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April 2, 2018: World Autism Awareness Day


"Autism offers a chance for us to glimpse an awe-filled vision of the world that might otherwise pass us by" - Dr. Colin Zimbleman

April 2nd is World Autism Awareness Day (WAAD)! Today brings individual autism organizations together all around the world to aid in things such as research, diagnoses, treatment, and overall acceptance.


A little history for you…

WAAD was proposed by UN representative from Qatar, Her Highness Sheikha Mozah Bint Nasser Al-Missned. Every year, WAAD is internationally recognized to encourage members of the UN to raise awareness about people with autism; it is one of only four official health-specific UN Days.


The original resolutions had four main parts:

The establishment of the second day of April as World Autism Awareness Day, beginning in 2008

Invitation to Member States and other relevant organizations to the UN or the international societal system, including non-governmental organizations and the private sector, to create initiatives to raise public awareness of autism

Encourages Member States to raise awareness of autism on all levels in society

Asks the UN Secretary-General to deliver this message to member states and all other UN Organizations

Every Year World Autism Awareness Day has a Theme….

And for their 10th year, the 2018 World Autism Awareness Day observance at the United Nations Headquarters New York will focus on the importance of empowering women and girls with autism. One way they will do this is by involving them and their representative organizations in policy and decision making to address these challenges.

Why this theme?

In November 2017, the United Nations General Assembly adopted a resolution drawing attention to the particular challenges that women and girls with disabilities face in the context of the implementation of the Convention on the Rights of Persons with Disabilities. This expressed concern that women and girls with disabilities are subject to multiple forms of discrimination that limit their enjoyment of all human rights and fundamental freedoms.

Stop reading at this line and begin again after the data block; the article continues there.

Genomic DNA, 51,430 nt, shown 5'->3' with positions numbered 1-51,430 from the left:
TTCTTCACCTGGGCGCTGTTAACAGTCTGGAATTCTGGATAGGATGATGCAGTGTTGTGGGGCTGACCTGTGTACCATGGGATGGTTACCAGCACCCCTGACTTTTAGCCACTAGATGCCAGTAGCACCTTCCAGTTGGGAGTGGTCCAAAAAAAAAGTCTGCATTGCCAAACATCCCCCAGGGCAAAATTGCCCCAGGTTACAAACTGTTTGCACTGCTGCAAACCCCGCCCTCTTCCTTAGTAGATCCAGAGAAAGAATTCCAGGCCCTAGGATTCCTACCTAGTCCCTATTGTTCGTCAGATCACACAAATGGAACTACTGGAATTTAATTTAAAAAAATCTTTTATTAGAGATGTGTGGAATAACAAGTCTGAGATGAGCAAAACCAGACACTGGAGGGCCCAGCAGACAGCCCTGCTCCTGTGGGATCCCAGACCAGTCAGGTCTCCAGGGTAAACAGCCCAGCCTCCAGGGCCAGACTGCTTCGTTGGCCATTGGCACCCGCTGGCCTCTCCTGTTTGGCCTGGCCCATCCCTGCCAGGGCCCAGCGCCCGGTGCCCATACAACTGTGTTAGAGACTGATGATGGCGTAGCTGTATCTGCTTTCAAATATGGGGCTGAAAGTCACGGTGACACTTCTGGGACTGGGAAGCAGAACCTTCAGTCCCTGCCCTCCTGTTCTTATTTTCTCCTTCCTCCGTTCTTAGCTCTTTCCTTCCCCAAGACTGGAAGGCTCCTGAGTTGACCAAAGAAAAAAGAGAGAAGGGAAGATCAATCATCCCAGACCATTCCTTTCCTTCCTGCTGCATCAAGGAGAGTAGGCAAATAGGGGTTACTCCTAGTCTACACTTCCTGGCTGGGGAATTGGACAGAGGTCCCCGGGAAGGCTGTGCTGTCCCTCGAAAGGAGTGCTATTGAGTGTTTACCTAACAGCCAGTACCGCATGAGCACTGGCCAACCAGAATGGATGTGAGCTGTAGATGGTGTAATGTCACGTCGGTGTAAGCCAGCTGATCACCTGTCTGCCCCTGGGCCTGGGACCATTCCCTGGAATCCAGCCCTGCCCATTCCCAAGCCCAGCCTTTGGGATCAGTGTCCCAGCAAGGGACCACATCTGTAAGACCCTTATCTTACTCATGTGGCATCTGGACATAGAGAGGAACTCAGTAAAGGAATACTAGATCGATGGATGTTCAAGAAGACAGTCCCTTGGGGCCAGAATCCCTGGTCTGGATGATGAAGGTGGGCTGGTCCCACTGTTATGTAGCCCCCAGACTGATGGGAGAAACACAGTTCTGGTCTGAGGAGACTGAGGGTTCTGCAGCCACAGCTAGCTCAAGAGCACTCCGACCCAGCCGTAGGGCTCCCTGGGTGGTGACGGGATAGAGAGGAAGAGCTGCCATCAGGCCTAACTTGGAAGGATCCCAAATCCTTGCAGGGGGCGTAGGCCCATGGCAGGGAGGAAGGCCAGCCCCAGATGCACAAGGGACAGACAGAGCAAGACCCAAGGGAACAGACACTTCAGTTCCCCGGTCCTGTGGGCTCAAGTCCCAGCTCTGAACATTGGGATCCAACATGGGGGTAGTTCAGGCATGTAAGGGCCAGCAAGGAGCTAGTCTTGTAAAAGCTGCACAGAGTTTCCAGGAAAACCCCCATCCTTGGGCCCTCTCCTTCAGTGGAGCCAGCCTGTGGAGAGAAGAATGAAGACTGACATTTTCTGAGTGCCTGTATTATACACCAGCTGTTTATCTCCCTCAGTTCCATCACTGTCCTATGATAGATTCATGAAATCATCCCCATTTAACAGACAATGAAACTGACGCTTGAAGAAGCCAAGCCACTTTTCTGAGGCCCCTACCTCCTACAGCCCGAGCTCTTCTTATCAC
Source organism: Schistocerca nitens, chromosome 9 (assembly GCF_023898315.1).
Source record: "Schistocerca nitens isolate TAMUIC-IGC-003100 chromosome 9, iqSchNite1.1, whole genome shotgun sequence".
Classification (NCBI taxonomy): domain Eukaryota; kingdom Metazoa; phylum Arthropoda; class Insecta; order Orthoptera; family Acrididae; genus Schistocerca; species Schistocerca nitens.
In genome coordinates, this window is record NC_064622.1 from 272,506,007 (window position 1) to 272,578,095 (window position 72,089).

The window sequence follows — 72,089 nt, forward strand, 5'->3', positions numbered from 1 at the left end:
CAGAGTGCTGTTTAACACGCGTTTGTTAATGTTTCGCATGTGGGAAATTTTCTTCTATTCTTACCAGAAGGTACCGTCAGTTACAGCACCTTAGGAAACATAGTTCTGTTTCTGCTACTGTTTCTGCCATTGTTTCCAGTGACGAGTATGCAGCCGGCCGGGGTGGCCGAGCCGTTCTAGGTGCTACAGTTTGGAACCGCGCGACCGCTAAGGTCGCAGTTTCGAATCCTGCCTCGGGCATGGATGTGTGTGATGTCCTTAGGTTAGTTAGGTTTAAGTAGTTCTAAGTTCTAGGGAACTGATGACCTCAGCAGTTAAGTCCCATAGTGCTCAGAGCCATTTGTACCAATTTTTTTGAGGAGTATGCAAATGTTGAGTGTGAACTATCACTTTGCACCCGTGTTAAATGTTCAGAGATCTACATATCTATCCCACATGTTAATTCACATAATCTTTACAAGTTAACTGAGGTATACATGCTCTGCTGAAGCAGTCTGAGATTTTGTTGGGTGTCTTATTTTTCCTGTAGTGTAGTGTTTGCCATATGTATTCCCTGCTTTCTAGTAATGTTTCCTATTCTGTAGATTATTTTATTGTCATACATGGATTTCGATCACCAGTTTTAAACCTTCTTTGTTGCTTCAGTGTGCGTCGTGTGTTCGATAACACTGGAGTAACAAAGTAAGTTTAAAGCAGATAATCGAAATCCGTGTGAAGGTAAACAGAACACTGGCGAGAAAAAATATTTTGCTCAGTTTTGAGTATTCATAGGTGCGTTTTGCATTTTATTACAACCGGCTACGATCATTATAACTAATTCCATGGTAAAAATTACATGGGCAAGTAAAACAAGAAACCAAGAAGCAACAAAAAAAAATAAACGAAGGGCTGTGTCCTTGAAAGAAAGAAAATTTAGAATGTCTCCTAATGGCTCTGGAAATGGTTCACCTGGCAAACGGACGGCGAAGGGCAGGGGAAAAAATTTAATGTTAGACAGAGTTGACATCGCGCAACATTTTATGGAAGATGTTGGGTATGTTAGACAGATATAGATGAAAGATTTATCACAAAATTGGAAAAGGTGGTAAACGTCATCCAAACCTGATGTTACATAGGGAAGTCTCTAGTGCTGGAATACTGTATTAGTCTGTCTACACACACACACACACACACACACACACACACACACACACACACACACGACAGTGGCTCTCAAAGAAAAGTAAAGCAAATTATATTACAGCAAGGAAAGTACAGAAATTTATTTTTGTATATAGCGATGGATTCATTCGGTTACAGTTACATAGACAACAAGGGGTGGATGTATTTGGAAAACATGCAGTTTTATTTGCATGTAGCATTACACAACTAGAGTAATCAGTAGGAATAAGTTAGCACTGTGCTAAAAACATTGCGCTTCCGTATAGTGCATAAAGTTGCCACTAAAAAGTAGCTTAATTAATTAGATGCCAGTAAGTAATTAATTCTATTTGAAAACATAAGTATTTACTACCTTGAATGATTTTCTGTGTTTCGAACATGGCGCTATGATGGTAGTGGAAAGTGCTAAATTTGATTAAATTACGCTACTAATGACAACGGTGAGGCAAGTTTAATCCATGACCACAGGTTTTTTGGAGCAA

Girls with disabilities are less likely to complete primary school and more likely to be marginalized or denied access to education. Women with disabilities have a lower rate of employment that both men with disabilities and women without disabilities. Women and girls with disabilities experience gender-based violence at higher rates as well. This year’s theme is to bring more awareness to these barriers and hopefully help begin to break them down. Let the year of the woman continue!

What do you Light it Up Blue for?

Light It Up Blue, generally associated with Autism Speaks, is dedicated to raising awareness of autism. This campaign is to spread international awareness for both World Autism Awareness Day and Autism Awareness Month in the United States. Iconic landmarks around the globe and airports, bridges, museums, hospitals, retail stores are lit up in bright blue on the evening of April 1st. In 2017, President Donald Trump fulfilled his promise to Suzanne Wright (co-founder of Autism Speaks) by lighting the White House blue in honor of World Autism Day.

Has the Awareness Made an Impact?

In a 2015 speech, President Obama highlighted some of the initiatives that the US government was taking to bring rights to those with autism and to bring awareness to the disorder. One thing he highlighted was The Affordable Care Act, which prohibits health insurance companies from denying coverage based on a pre-existing condition such as autism. He also highlighted Autism CARES Act of 2014, which provides higher level training for those who are serving citizens on the autism spectrum.

Here’s Some Facts You Should Know About Autism and People with Autism:

Autism Spectrum Disorder (ASD) is a neurological and developmental disorder that begins in early childhood

It is a life-long condition that has no medical cure

Autistic people see, hear, and feel the world differently. Every autistic person is different and faces different sets of challenges.

An autistic person faces difficulties with social communication and social interaction, has restricted and repetitive patterns of behaviors, activities or interests since early childhood.

From an early age, many autistic people have intense and highly-focused interests. These can change over time or be life long.

Autistic people may also experience over--or under-sensitivity to sounds, touch, tastes, smells, light, colors, temperatures or pain.

“It takes a village to raise a child. It takes a child with autism to raise the consciousness of the village” - Coach Elaine Hall
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